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Stockard, Charles Rupert (27 February 1879–07 April 1939), biologist and anatomist, was born in Stoneville, Mississippi, the son of Richard Rupert Stockard, a physician, and Ella Hyde Fowlkes. Stockard received a B.S. in 1899 from the Mississippi Agricultural and Mechanical College, at which he had served as a commandant and acting professor of military science and tactics for the last two years of his undergraduate education. In 1901 he received a medical degree from the same institution. Following graduation, Stockard taught military science at Jefferson Military College in Natchez, Mississippi, until 1903, after which he began graduate work in zoology at Columbia University under ...

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Thomas, Lewis (25 November 1913–03 December 1993), physician, biologist, administrator, and writer, was born in Flushing, New York, the son of Joseph Simon Thomas, M.D., and Grace Peck, a nurse. In his memoir, The Youngest Science: Notes of a Medicine Watcher (1983), Thomas describes accompanying his father on house calls as a boy, a habit that proved decisive in his choice of career. After going to school in Flushing and completing his preparatory education at the McBurney School in Manhattan (1927–1929), Thomas attended Princeton University (1929–1933) and Harvard Medical School, graduating cum laude in 1937. He held a variety of posts before his commission as a lieutenant in the U.S. Navy. On 1 January 1941 he married Beryl Dawson in New York; the couple had three daughters. During World War II Thomas was assigned to a Naval Medical Research Unit at the Rockefeller Institute in New York; he was also stationed in Guam and Okinawa (1944–1945), where he conducted research in virology....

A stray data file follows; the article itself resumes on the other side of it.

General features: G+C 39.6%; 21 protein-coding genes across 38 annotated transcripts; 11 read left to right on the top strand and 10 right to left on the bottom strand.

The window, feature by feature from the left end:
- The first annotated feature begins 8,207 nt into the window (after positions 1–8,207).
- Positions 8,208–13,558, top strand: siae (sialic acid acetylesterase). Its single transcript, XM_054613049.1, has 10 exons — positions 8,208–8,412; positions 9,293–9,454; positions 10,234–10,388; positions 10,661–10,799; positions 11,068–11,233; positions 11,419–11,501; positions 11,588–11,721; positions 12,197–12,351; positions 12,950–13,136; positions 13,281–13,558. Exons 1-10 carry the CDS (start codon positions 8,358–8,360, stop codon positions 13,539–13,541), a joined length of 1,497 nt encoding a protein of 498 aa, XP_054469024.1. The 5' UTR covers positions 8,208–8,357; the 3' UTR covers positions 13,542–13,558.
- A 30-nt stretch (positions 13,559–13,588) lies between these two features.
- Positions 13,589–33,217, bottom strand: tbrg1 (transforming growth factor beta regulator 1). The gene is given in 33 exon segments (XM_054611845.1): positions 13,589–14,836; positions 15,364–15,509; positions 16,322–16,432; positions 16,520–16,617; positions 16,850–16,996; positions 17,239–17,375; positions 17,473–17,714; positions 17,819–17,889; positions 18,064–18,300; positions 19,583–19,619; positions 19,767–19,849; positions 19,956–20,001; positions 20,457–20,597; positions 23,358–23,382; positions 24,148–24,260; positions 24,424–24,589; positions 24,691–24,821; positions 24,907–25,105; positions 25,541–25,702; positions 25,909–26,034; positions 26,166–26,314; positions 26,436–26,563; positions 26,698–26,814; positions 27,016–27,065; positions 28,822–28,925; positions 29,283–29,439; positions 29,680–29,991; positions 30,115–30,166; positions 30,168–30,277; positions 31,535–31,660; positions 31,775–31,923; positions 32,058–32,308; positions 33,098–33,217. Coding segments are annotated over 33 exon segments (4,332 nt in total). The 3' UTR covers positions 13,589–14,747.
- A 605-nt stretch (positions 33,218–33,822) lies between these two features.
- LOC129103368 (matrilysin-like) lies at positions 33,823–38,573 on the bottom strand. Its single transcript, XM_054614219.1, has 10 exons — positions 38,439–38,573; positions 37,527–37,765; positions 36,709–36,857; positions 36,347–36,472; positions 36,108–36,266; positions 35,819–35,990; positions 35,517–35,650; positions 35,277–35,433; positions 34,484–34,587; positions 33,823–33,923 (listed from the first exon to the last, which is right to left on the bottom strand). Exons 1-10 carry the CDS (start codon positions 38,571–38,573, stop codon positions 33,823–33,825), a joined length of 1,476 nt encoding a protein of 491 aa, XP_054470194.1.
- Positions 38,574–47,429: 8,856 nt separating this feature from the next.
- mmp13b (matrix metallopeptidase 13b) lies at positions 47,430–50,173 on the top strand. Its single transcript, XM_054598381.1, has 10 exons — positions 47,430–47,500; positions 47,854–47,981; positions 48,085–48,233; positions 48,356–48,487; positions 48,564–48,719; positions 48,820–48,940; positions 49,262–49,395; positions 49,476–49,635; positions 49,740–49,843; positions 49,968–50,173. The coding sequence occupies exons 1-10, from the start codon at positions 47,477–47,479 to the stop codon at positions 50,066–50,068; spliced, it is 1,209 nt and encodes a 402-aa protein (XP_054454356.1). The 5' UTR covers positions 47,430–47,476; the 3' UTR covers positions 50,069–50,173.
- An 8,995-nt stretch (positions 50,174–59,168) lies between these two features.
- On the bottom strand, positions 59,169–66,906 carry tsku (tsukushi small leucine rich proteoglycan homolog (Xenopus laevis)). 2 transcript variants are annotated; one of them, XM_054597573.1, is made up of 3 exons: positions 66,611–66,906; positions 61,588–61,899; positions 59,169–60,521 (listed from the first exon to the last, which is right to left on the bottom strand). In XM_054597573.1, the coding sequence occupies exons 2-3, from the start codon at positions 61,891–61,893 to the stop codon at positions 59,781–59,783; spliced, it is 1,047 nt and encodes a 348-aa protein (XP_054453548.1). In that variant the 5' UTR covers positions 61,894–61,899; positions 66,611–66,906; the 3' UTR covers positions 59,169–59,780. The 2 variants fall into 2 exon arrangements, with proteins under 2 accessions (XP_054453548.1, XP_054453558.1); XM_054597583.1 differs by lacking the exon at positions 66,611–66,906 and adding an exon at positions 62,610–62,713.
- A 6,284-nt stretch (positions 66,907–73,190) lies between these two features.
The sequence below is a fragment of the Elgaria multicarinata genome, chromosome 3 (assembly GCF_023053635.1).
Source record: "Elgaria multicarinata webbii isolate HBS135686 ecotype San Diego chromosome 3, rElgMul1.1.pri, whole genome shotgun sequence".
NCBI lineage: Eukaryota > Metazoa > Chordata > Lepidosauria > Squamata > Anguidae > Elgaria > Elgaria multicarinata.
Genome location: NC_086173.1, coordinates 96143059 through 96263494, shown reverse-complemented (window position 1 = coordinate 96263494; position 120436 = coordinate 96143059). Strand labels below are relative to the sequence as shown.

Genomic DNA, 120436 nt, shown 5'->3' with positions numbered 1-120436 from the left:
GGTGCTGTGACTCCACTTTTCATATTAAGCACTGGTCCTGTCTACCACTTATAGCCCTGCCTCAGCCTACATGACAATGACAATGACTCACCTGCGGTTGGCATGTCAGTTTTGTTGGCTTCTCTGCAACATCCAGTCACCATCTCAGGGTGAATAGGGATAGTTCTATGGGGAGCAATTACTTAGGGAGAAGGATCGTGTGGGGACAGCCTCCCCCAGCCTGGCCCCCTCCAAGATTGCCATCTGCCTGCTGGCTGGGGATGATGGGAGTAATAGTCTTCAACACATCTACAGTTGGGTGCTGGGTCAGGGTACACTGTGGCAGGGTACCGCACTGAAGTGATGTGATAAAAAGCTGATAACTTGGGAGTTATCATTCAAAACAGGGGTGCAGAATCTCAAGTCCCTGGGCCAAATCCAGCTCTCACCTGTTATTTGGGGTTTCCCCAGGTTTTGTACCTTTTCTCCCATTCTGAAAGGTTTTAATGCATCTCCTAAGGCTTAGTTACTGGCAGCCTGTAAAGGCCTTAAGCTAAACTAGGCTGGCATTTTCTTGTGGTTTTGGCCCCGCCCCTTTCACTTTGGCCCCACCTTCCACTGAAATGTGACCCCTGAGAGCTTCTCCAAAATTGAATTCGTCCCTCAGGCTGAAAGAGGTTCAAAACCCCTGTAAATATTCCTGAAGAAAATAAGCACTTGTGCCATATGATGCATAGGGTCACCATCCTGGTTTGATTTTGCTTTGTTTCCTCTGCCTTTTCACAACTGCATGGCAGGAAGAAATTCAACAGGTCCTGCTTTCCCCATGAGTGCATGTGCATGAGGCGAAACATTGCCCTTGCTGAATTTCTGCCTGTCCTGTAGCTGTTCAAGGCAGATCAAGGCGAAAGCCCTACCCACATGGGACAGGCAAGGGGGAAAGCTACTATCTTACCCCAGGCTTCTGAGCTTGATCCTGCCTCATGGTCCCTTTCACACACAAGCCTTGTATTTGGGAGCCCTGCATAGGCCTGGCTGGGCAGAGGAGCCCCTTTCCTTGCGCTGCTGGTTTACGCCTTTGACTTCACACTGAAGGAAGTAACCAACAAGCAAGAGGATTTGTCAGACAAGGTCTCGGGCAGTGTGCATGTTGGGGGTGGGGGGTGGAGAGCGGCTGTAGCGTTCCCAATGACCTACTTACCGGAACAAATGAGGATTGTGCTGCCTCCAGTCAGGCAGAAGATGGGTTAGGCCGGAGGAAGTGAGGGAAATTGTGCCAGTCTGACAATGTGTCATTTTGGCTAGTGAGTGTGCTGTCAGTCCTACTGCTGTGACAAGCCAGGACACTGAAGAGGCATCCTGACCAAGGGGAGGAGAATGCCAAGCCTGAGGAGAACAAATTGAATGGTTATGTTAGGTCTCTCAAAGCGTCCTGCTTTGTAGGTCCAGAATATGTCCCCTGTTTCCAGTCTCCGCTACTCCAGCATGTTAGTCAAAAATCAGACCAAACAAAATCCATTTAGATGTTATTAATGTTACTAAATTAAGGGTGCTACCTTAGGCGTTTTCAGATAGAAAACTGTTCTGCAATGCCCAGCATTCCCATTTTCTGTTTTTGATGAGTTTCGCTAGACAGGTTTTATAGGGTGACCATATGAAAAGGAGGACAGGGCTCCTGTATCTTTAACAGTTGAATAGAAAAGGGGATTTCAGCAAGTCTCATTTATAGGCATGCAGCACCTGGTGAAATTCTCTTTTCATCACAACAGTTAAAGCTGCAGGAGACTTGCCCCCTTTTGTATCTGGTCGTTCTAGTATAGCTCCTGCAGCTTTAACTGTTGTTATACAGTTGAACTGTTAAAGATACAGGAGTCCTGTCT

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Weiss, Paul Alfred (21 March 1898–08 September 1989), biologist, was born in Vienna, Austria, the son of Carl S. Weiss, a successful businessman, and Rosalie Kohn. An uncle who was a lawyer stimulated young Paul’s interest in science, literature, and the arts. In 1918, after three years of army service, Weiss entered the University of Vienna to study law and engineering. He soon shifted his interest from law to biology but continued the study of engineering. He was awarded a Ph.D. in biology in 1922 for his dissertation “Animal Behavior as System Reaction.” His training in engineering strongly influenced his attitudes as a and throughout his career both his laboratory work and his thought were characterized by elegance and precision....